Nicholas Jansen

Okay. And then my last question, Solana has been on the market for almost a year now, 9 months. It’s still getting kind of modest revenue I think is the word that you used. I think you are expecting a noticeable pickup given the contracted Group A customers coming online. But how should we be thinking about molecular as a category in 2016 from a total dollar perspective as we think about the acceleration in growth there? Thank you.

Doug Bryant

Sure. So, not to sound defensive, but we have got approval at the end of July, July 31, I believe. The market introduction was at the AMP meeting in the fall. We actually started commercializing with boxes and inventory and all that in the fourth quarter. So nevertheless, we do have customers. Some of the customers have come online, some have not yet. I would tell you that it’s very difficult for me at this stage, Nick, to model. And because the averages so far are effectively meaningless, we have had a handful of customers that are confirming about 1,000 samples per year or fewer. And obviously, we hope that, that’s not the norm. We have some customers that are actually over 10,000 tests per year and more recently, we have a customer that likely will need to confirm over 70,000 tests per year. So, I can’t – we like the last group better than the first group. And so right now, I am having a tough time modeling. So, I know you would like us to sort of peg where we think we are going to be at this stage, but it’s really impossible. What I will say is we are encouraged by the customers that we have got. We know they like the product. We know they like – that they are reducing their antibiotic usage. We are hopeful that word-of-mouth continues with the clinical microbiology lab segment and that more and more people talk about the product. But at the end of the day, what we do know is we are definitely solving an important issue for our customers.

We are having an impact on reducing the number of unnecessary prescriptions and I think this could catch on. We are certainly – the issue really is that this launch is dependent on us selling the micro lab and the infectious disease docs on the concept for moving from a 48-hour to 72-hour culture to confirm negative rapid Strep tests to a method that enables the lab to report the answer to the physician a number of times a day and thus avoids kids being put on antibiotics when they don’t need them. And of course, in the 10% of the time, when they do require antibiotics, the prescription can be written the same day. So, the concept still that we are talking about does require more conversations and often with more people, but we have been affected at customers and regaining traction. So, I don’t know that I would call slow at this point I would say it’s early, but we are encouraged.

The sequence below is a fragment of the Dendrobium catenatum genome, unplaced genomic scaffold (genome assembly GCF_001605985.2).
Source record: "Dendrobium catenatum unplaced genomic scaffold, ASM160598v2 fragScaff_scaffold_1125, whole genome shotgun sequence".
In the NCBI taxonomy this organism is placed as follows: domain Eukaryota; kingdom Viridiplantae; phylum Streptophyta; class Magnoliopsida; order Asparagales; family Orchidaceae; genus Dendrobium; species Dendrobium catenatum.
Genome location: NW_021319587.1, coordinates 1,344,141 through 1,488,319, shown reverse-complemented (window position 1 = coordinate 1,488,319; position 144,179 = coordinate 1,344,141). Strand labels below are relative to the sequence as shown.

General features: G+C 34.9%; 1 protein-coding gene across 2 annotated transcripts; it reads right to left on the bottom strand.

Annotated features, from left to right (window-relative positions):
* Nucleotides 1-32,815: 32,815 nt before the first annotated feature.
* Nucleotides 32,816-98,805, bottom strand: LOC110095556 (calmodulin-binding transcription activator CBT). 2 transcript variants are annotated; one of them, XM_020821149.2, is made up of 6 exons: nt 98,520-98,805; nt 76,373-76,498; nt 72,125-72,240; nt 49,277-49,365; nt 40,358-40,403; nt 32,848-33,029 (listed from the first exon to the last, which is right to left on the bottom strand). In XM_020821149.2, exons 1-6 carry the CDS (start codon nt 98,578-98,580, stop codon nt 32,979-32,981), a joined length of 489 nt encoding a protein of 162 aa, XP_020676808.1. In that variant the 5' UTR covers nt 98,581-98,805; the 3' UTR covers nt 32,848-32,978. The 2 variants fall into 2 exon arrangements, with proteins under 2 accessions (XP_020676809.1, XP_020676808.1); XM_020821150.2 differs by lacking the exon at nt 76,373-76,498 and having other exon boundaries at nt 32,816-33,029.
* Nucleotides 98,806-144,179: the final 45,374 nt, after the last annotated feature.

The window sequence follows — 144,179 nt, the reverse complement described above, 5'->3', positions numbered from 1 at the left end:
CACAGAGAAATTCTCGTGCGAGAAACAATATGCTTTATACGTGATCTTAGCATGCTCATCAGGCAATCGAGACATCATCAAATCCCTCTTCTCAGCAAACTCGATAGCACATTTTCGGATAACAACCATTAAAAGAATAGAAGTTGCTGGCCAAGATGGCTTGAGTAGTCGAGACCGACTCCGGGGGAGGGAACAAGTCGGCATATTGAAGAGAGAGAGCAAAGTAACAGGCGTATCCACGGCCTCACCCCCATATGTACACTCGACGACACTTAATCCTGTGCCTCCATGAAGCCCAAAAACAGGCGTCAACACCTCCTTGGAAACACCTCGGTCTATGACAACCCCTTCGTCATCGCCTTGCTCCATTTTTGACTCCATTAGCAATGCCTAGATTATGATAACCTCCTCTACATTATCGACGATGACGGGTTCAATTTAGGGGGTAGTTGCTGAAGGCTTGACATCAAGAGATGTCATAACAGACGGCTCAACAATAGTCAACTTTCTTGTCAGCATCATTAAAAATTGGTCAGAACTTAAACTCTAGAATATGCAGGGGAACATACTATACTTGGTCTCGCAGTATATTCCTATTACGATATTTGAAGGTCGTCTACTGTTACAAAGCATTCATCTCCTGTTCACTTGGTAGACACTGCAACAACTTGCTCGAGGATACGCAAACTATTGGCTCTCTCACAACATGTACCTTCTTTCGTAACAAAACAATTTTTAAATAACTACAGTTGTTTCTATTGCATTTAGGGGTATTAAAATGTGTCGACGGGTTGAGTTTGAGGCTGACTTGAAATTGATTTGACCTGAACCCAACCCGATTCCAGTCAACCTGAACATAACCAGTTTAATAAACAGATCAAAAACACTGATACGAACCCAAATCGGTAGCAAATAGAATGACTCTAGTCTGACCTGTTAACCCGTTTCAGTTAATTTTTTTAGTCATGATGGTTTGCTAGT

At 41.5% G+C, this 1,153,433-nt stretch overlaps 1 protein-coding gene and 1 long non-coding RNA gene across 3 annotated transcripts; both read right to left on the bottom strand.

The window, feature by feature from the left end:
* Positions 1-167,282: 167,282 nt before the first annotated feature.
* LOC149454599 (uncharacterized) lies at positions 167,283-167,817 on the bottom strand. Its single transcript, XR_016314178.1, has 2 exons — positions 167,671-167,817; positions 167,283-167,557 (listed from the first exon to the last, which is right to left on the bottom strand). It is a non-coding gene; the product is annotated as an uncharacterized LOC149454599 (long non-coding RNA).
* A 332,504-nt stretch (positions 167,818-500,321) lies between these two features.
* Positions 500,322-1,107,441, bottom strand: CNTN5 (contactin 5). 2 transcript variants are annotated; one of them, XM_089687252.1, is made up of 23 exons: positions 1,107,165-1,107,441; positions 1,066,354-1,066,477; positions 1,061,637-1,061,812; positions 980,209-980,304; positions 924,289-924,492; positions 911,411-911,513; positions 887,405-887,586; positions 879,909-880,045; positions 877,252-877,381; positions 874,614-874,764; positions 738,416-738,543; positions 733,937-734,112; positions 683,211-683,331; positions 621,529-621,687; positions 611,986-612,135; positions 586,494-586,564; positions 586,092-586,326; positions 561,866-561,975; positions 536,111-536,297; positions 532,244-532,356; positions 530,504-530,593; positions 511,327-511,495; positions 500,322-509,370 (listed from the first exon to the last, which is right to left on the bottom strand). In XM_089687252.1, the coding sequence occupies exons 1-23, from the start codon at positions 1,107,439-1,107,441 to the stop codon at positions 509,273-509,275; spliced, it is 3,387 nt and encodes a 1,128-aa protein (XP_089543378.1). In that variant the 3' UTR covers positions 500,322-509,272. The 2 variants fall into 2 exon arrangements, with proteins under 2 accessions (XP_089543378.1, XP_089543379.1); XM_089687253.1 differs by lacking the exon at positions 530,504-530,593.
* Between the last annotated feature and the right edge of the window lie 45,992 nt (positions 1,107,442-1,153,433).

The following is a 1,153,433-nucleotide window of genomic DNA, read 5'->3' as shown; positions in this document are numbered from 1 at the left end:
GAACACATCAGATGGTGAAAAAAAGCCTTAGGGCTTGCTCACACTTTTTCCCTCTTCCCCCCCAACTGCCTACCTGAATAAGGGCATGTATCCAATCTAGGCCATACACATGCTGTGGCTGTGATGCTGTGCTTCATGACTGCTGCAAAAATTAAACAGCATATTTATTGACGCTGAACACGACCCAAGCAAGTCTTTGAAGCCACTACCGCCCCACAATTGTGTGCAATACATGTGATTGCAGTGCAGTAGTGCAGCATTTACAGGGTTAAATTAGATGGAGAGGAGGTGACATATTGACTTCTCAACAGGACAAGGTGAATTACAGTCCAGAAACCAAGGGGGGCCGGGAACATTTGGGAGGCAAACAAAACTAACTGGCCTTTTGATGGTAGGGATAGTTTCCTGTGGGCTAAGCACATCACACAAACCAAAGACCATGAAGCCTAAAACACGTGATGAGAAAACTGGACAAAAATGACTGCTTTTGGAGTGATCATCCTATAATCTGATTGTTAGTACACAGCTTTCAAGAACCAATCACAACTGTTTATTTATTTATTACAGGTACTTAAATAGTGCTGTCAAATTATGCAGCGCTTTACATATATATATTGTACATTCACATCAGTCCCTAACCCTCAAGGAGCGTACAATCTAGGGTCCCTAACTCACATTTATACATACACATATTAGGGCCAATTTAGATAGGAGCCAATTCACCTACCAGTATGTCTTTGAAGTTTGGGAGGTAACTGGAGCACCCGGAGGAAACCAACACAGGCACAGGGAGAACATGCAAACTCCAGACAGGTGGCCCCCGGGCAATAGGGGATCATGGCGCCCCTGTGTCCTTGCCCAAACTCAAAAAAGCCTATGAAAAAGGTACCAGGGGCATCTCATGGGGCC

Nicholas Jansen

Doug, as always, thanks for the color.

Doug Bryant

Thanks.

Operator

[Operator Instructions] Our next question comes from Mark Massaro from Canaccord Genuity. Your line is now open.

Doug Bryant

Hello Mark.

Mark Massaro

Doug, could you maybe spend some time explaining how you might be able to monetize Virena, if you can comment on an opportunity to potentially go on a per member, per month subscription model there?

Doug Bryant

Sure. I think a lot of you guys are listening to the two calls simultaneously, which I appreciate it must be just impossible. So I will just briefly mention what I said just a few minutes ago about that. The data we are collecting so far, we believe are proving to be valuable. It’s early, particularly for those people who live in regions where there are lots of Sofias and also if you are one of the agencies, who is interested in all those data like the state health departments or even the CDC. We have internally modeled the number of placements that we think that we are going to need as we exit this year into the next season that would be needed to power the tools that we are developing, that are useful to a number of different constituents. We think that we are going to get there by the end of the year with that number of placements. We are certainly on that path right now. And I think we will have super rich data set that will be valuable across almost all the major markets in the United States. And I think it will be at that time that we are able to evaluate the options that we are now starting to look at. And sometimes, it’s hard to talk to somebody about the value of something until you show them what it looks like. And but I can tell you this. These people who have seen the data that we are able to provide are certainly impressed. So I am confident there is value and I am confident that one of the options that we are looking at could be helpful to us in terms of much monetizing the data. And what I said before also is that I can’t talk about all the things that we are looking at, because I don’t want everybody to know those things, but what I am just saying Mark, is that this is a real program. We are heavily invested and I am personally invested in it and it’s personally a priority for me.